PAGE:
Lindsay threw effusive shout-outs to all the other nominated films in the documentary category; backstage, he credited the win in part to current filmmaking technology. “It’s partly because of the technology — you can tell stories you couldn’t tell before,” he said. “And people are clamoring for something genuine. I think we’re sick of manufactured.”


Oscars 2012: Full coverage

Kenneth Turan reviews 'Undefeated'

'Undefeated' is a provocative look at race and class in sports

— Deborah Vankin

Photo: Coach Bill Courtney and star lineman O.C. Brown figure in "Undefeated." Credit: Dan Lindsay/TJ Martin/ The Weinstein Co.

Oscars 2012: When Woody Allen got funny at Academy Awards

February 26, 2012 |  8:05 pm

Woody allen
Woody Allen didn't show up on Sunday night to collect his Oscar for original screenplay for "Midnight in Paris" — his fourth Academy Award. It was hardly a surprise — Allen has skipped the ceremony in the past, and he even has passed up the chance to join the academy.

So was Allen actually watching when he won the original screenplay Oscar? The executive who distributed Allen's "Midnight in Paris" said he wasn't sure.

"He wouldn't tell me," Sony Pictures Classics co-chief Tom Bernard told The Times at the lobby bar shortly after the win. "I think he probably has some people who keep him updated."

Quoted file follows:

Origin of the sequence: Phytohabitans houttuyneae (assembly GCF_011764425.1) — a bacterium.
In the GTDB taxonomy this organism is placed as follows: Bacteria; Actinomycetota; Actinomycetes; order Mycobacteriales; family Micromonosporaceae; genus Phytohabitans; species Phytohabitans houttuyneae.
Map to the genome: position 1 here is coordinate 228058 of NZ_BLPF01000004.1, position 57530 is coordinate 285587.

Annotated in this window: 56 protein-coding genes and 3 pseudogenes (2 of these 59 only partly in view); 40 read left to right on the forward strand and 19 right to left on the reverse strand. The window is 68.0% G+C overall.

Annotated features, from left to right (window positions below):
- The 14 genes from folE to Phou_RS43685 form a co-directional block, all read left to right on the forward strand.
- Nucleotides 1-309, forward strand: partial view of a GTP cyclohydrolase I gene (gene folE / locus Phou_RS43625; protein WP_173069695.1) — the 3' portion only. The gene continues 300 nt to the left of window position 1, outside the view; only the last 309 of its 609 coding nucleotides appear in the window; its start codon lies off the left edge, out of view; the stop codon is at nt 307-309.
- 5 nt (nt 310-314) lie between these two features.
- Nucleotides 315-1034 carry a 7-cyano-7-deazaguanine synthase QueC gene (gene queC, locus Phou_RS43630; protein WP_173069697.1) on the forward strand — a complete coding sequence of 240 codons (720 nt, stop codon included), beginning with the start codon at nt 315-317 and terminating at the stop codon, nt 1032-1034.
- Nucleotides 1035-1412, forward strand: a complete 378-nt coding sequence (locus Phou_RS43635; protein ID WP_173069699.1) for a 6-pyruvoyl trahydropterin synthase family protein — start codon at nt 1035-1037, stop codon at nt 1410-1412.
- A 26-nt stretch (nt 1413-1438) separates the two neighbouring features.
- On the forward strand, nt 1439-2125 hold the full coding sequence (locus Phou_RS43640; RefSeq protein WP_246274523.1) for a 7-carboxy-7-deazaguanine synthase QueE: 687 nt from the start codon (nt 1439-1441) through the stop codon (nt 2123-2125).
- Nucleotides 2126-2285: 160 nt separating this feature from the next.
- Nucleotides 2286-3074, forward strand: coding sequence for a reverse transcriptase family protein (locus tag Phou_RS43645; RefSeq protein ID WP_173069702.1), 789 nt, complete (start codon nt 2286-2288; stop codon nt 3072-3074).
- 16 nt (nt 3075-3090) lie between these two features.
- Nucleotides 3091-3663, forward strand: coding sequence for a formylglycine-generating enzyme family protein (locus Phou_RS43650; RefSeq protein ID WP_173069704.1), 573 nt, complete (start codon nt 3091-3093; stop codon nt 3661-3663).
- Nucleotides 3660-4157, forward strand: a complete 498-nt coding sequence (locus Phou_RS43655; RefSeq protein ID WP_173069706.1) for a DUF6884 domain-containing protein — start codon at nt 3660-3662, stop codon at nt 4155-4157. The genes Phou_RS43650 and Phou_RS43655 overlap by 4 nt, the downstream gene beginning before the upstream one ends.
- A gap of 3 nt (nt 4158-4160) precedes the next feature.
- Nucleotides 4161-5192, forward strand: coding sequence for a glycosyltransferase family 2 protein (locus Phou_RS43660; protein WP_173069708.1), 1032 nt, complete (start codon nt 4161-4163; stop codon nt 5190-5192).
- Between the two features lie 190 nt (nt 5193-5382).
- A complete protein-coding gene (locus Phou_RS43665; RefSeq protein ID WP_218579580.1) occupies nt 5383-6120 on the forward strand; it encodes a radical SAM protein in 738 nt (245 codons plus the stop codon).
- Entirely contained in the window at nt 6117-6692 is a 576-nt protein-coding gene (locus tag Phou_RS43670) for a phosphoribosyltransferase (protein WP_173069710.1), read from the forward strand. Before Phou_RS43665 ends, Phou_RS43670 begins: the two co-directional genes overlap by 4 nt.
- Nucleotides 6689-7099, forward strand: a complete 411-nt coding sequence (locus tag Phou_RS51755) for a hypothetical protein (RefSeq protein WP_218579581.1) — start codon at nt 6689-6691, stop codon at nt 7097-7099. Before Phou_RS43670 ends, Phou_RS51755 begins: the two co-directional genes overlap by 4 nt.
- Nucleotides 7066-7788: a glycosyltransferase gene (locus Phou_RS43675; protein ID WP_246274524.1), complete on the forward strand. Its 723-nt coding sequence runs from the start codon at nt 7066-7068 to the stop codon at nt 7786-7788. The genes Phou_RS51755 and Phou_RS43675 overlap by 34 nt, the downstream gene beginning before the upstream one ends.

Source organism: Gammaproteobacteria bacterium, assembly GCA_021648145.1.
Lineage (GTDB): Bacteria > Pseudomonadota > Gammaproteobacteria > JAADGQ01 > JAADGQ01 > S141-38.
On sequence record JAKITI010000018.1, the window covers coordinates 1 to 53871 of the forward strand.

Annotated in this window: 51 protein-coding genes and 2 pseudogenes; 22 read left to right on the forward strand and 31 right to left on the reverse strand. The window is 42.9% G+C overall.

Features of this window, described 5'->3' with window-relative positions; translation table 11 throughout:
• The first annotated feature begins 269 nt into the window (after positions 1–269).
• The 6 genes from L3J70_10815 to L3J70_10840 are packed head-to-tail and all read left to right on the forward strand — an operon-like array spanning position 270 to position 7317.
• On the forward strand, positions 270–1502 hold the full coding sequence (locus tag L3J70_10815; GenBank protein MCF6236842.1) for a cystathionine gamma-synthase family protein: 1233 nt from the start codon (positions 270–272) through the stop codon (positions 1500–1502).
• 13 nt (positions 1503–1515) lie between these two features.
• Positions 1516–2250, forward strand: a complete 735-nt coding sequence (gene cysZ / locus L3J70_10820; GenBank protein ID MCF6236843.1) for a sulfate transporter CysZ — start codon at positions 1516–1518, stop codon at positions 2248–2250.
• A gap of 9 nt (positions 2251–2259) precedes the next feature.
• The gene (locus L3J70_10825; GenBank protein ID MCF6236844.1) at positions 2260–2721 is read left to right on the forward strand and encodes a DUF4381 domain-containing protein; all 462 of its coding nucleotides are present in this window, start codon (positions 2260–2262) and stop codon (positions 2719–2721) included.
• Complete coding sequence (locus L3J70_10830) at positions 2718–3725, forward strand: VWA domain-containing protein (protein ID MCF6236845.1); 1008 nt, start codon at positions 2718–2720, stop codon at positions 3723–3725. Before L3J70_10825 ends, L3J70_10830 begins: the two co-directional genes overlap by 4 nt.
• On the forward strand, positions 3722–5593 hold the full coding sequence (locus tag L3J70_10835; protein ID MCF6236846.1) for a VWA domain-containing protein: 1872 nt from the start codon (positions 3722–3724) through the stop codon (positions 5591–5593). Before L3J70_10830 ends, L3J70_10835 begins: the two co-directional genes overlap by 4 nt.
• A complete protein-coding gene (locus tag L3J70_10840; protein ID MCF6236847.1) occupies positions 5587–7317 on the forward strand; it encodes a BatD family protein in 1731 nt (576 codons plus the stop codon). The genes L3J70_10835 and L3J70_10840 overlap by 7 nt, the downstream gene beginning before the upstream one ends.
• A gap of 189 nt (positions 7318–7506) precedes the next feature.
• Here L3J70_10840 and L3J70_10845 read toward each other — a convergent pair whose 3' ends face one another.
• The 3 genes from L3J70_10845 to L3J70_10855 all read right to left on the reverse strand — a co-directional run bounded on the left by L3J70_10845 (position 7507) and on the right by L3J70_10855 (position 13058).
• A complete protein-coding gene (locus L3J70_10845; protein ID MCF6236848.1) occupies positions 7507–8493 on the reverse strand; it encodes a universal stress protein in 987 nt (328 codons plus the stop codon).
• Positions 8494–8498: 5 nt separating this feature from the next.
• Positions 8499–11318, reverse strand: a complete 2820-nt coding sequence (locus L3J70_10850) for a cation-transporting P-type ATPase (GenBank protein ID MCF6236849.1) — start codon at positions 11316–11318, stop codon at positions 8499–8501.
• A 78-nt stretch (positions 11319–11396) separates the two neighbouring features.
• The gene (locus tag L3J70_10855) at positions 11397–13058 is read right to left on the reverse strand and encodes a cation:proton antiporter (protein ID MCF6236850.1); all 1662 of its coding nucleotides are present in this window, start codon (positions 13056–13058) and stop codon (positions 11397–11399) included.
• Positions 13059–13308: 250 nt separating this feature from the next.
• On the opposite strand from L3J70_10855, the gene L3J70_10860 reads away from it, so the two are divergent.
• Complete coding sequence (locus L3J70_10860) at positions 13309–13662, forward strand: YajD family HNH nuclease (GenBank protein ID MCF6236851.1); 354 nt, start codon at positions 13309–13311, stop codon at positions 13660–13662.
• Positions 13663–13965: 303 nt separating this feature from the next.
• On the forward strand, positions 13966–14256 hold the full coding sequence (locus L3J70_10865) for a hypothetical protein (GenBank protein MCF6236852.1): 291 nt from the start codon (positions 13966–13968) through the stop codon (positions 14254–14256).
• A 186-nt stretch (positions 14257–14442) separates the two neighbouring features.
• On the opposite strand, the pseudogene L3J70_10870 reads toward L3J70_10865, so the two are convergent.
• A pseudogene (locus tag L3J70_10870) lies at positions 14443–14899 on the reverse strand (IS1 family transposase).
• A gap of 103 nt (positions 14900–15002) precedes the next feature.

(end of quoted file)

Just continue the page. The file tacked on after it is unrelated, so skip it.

Oscars: Red Carpet | Quotes | Key Scenes Ballot | Cheat Sheet | Winners

As for whether there was any chance the writer-director would have turned up to the Hollywood ceremony to accept a potential award in person, Bernard said he never held out a lot of hope.

"I tried for a little bit to get him to come, but he thinks it's all..." Bernard said. "He thinks the best movie of the year is 'A Separation" and all this awards stuff is..."

So we can only guess what the 76-year-old Allen might have said had he turned up to deliver an acceptance speech. But he did attend in 2002, and delivered a funny segment that has us wishing he had shown up this year. Have a look ....


Oscars 2012: Full coverage

Follow the Oscars live on Twitter

Timeline: Eight decades of Oscar history

— Steven Zeitchik and Julie Makinen

Photo: Woody Allen on the red carpet before the opening ceremony and the screening of "Midnight in Paris"  at the 64th Cannes Film Festival in May 2011. Credit: Francois Guillot / AFP/Getty Images

Oscars: Meryl Streep's 'Iron Lady' makeup was a low-budget affair

February 26, 2012 |  7:21 pm

Iron lady makeup
During his acceptance speech, makeup artist J. Roy Helland thanked Meryl Streep for continuing to work with him after 37 years — through films including "Sophie's Choice," "Out of Africa," "The Bridges of Madison County" and, in 2011, "The Iron Lady."

Backstage after claiming the gold statuette, he elaborated on his longstanding relationship with the two-time Oscar winner (who was up for her own Academy Award on Sunday night). He said he still finds it “fascinating” to watch the 62-year-old’s face change as she ages.